Romans 1:3-4, Jesus Becomes God’s Son

[C]oncerning His Son Jesus Christ our Lord, who was born of the seed of David according to the flesh, and declared to be the Son of God with power according to the Spirit of holiness, by the resurrection from the dead.  

//Here’s a question that baffled early Christians. At what point did Jesus become God’s son?

We all know the birth stories in Matthew and Luke, and their claim that God impregnated Mary and conceived a son. Surely that is the moment Jesus became the Son of God?

Another, probably earlier, tradition comes from the book of John. John mentions nothing at all about a virgin birth, and instead tells how Jesus was anointed as the Son of God at his baptism. (Technically, John doesn’t mention the baptism itself, but we may infer the event.) So could this be the day? Many early Christians accepted this “adoptionist” explanation and saw nothing heretical in it.

An even earlier tradition is found in Paul’s letter to the Romans. In today’s verse, Paul states his understanding that Jesus was born of the flesh (of the lineage of King David) and became the Son of God only after the resurrection! Surprisingly, the book of Acts, which was authored by the same person as the Gospel of Luke and its virgin birth story, appears to side with Paul! 

“God has fulfilled this for us their children, in that He has raised up Jesus. As it is also written in the second Psalm: ‘You are My Son, Today I have begotten You.’ And that He raised Him from the dead …” - Acts 13:32-33

Scholars generally consider this passage in Acts to be a primitive tradition that long predated the day it was copied by Luke. So we have three traditions that show a bit of a progression:

[1] The earliest: Jesus became God’s son when resurrected (probably adopted by God and taken home immediately to heaven).
[2] A bit later: Jesus became God’s son when anointed by the Spirit at his baptism.
[3] Later still: Jesus is the literal offspring of God and a human woman, and becomes God’s son at that point.
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8 Comments

  1. Who do you say that I am Peter? To question the virgin birth is to misunderstand why He became flesh to dwell among us and why He could not be born through the sin seed of Adam. Peter answered.. “You are the son of the living God.” Jesus said to Peter, “flesh and blood did not reveal this to you Peter, but it was revealed to you by my Father in heaven. Sometimes the scholars need revelation, by-passing their Greek mindsets. Unless you are like a child Jesus said, you will never see the Kingdom of heaven. Smoke a spiritual joint my friend and get some revelation!!!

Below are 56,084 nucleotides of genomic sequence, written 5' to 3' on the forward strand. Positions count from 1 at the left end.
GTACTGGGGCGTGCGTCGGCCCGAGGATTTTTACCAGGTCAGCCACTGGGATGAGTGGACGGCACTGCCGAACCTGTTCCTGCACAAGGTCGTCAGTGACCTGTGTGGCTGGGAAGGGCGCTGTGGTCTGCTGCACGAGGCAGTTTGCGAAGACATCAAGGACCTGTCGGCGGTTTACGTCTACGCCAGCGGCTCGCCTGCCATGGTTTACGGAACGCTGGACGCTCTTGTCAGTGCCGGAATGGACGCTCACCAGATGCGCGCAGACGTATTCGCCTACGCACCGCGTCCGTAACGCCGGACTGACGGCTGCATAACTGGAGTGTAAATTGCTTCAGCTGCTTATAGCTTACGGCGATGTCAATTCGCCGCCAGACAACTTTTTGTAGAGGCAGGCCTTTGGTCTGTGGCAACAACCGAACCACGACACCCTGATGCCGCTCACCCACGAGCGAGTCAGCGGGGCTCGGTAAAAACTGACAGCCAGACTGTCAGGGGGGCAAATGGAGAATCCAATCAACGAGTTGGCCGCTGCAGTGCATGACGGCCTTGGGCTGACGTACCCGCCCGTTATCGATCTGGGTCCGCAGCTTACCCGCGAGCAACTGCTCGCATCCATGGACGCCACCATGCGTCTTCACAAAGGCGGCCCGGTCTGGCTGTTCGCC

2. Glad to have you reading, Logan! I’ve been thinking about doing a series on why liberal Christians as a rule have trouble with taking the virgin birth story literally. Shall I?

  3. Following is a clarification to hopefully help us to understand what Paul was talking about in Romans 1:3-4.

    “According to the flesh” and “became flesh” seem to be indications the Jesus was a Jew, the seed of Abraham through the line of David. “Flesh” in Biblical terms has nothing to do with being a biological body or the skin that covers a persons bones. “Flesh” is the same as “under the law,” specifically the Biblical Old Covenant Law.

    Jesus was born a Jew and was therefore “in the flesh.” His resurrection indicated a change in mode from “flesh” to Spirit. This is how Jesus was the “firstfruits” of the resurrection.

    It is also interesting to note that Jesus most often referred to himself as the “son of man.”

    I’m not sure there is a way to point to a particular event in linear time and say, “This is when Jesus became the Son of God.” It’s possible that these three ideas are indeed all correct because in God’s “time,” Jesus was never – not – the Son of God.

  4. …and, of course, step four brings us to “Jesus was never – not – the Son of God!” Thanks, Bob! That idea seems to be a consolidation of many scriptural themes, not least of which John’s insistence that Jesus pre-existed his birth.

    Not quite sure I’m where you’re at on the meaning of “flesh”, which CAN mean skin but does not in this context. Yet it still reads as if Paul is saying Jesus’ natural side descended from David. Here is the NIV, which is an interesting twist, maybe sharing your view?

    [R]egarding his Son, who as to his human nature was a descendant of David

    • Lee, I’m definitely not a Greek scholar or translator. I can however see that in the ‘Old Testiment,’ flesh seems to indicate things like skin and fat, animal skins, etc. Everything that was literal and historic during the time of the law and the prophets seems to point directly to a spiritual fulfillment or spiritual reality. There are countless examples of this. It seems that literal ‘flesh’ in the OT points to a more aligorical meaning in the teachings of the apostles. In the new testiment, flesh or fleshly seems to take on the meaning of being under law. Often times ‘the flesh’ is compared with ‘the Spirit.’

  5. When I say “compared with the Spirit,” indeed it seem to be opposed or opposite by comparison. “Natural” is another word that seems to be synonymous with ‘flesh.’ (First the natural, then the Spiritual.) Paul even exclaimed, (paraphrasing) ‘Why, when you have been given the Spirit in full – would you want to go back to the flesh?’

  6. Does it really matter “when” or “how” Jesus became God’s son? The very fact that it took the Church over 300 years to wrestle with the question that He was God’s son in the first place, points to the reality that such things are revealed through faith. Faith is not a doctrine or a dogma or a set of beliefs; faith is a living, breathing relationship with the “God of the believer’s understanding.”

  7. Brian, one should never confuse theological study with Christian worship or practice, ha. ;)

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